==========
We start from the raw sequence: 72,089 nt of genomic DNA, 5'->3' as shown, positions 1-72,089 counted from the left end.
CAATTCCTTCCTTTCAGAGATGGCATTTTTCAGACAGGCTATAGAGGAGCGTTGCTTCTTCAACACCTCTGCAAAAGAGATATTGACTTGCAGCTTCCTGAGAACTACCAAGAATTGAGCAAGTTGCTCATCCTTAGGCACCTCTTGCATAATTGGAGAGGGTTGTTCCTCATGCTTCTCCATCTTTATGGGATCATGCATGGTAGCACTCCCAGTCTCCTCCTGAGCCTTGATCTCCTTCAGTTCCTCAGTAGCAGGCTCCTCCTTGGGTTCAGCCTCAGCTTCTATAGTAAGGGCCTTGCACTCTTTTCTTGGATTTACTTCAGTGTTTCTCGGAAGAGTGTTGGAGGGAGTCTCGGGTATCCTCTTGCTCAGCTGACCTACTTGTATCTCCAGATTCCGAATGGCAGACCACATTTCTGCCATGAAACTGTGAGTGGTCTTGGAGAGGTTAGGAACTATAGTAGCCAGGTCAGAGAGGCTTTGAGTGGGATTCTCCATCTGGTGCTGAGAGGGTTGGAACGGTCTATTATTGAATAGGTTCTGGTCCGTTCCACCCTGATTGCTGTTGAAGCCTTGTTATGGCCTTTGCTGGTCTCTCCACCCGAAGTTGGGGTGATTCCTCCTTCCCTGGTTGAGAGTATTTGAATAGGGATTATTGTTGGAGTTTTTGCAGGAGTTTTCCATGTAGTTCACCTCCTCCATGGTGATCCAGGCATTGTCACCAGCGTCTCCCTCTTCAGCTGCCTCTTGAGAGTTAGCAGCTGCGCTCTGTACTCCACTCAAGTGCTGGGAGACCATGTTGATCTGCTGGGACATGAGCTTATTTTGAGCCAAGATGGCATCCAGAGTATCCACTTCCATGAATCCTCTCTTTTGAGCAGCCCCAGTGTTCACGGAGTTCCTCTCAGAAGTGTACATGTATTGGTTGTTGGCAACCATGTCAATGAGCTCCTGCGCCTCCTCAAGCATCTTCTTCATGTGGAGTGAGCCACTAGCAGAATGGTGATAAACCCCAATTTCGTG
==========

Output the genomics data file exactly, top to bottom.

We start from the raw sequence: 72,089 nt of genomic DNA, 5'->3' as shown, positions 1-72,089 counted from the left end.
CAATTCCTTCCTTTCAGAGATGGCATTTTTCAGACAGGCTATAGAGGAGCGTTGCTTCTTCAACACCTCTGCAAAAGAGATATTGACTTGCAGCTTCCTGAGAACTACCAAGAATTGAGCAAGTTGCTCATCCTTAGGCACCTCTTGCATAATTGGAGAGGGTTGTTCCTCATGCTTCTCCATCTTTATGGGATCATGCATGGTAGCACTCCCAGTCTCCTCCTGAGCCTTGATCTCCTTCAGTTCCTCAGTAGCAGGCTCCTCCTTGGGTTCAGCCTCAGCTTCTATAGTAAGGGCCTTGCACTCTTTTCTTGGATTTACTTCAGTGTTTCTCGGAAGAGTGTTGGAGGGAGTCTCGGGTATCCTCTTGCTCAGCTGACCTACTTGTATCTCCAGATTCCGAATGGCAGACCACATTTCTGCCATGAAACTGTGAGTGGTCTTGGAGAGGTTAGGAACTATAGTAGCCAGGTCAGAGAGGCTTTGAGTGGGATTCTCCATCTGGTGCTGAGAGGGTTGGAACGGTCTATTATTGAATAGGTTCTGGTCCGTTCCACCCTGATTGCTGTTGAAGCCTTGTTATGGCCTTTGCTGGTCTCTCCACCCGAAGTTGGGGTGATTCCTCCTTCCCTGGTTGAGAGTATTTGAATAGGGATTATTGTTGGAGTTTTTGCAGGAGTTTTCCATGTAGTTCACCTCCTCCATGGTGATCCAGGCATTGTCACCAGCGTCTCCCTCTTCAGCTGCCTCTTGAGAGTTAGCAGCTGCGCTCTGTACTCCACTCAAGTGCTGGGAGACCATGTTGATCTGCTGGGACATGAGCTTATTTTGAGCCAAGATGGCATCCAGAGTATCCACTTCCATGAATCCTCTCTTTTGAGCAGCCCCAGTGTTCACGGAGTTCCTCTCAGAAGTGTACATGTATTGGTTGTTGGCAACCATGTCAATGAGCTCCTGCGCCTCCTCAAGCATCTTCTTCATGTGGAGTGAGCCACTAGCAGAATGGTGATAAACCCCAATTTCGTG